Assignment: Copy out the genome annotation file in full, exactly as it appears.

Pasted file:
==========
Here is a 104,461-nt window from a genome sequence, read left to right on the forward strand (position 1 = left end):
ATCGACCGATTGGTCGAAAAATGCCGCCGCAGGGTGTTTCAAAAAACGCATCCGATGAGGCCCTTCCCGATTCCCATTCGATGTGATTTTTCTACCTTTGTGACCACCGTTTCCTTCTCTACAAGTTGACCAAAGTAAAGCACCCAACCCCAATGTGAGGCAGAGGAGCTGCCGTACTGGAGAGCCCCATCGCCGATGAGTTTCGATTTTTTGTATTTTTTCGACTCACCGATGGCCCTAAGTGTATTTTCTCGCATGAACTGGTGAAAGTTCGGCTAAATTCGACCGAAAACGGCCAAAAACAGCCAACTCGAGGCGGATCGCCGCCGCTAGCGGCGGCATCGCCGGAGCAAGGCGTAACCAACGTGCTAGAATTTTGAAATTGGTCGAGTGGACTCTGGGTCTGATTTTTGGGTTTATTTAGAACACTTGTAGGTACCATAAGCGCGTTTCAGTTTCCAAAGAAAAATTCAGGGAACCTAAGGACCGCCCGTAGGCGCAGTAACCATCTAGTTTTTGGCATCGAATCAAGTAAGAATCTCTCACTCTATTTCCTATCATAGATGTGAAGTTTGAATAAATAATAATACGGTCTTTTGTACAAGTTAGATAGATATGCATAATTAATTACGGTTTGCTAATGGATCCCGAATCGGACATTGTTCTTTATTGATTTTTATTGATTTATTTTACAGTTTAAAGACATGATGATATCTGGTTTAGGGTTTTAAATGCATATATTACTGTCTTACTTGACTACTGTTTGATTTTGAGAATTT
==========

Here is a 104,461-nt window from a genome sequence, read left to right on the forward strand (position 1 = left end):
ATCGACCGATTGGTCGAAAAATGCCGCCGCAGGGTGTTTCAAAAAACGCATCCGATGAGGCCCTTCCCGATTCCCATTCGATGTGATTTTTCTACCTTTGTGACCACCGTTTCCTTCTCTACAAGTTGACCAAAGTAAAGCACCCAACCCCAATGTGAGGCAGAGGAGCTGCCGTACTGGAGAGCCCCATCGCCGATGAGTTTCGATTTTTTGTATTTTTTCGACTCACCGATGGCCCTAAGTGTATTTTCTCGCATGAACTGGTGAAAGTTCGGCTAAATTCGACCGAAAACGGCCAAAAACAGCCAACTCGAGGCGGATCGCCGCCGCTAGCGGCGGCATCGCCGGAGCAAGGCGTAACCAACGTGCTAGAATTTTGAAATTGGTCGAGTGGACTCTGGGTCTGATTTTTGGGTTTATTTAGAACACTTGTAGGTACCATAAGCGCGTTTCAGTTTCCAAAGAAAAATTCAGGGAACCTAAGGACCGCCCGTAGGCGCAGTAACCATCTAGTTTTTGGCATCGAATCAAGTAAGAATCTCTCACTCTATTTCCTATCATAGATGTGAAGTTTGAATAAATAATAATACGGTCTTTTGTACAAGTTAGATAGATATGCATAATTAATTACGGTTTGCTAATGGATCCCGAATCGGACATTGTTCTTTATTGATTTTTATTGATTTATTTTACAGTTTAAAGACATGATGATATCTGGTTTAGGGTTTTAAATGCATATATTACTGTCTTACTTGACTACTGTTTGATTTTGAGAATTT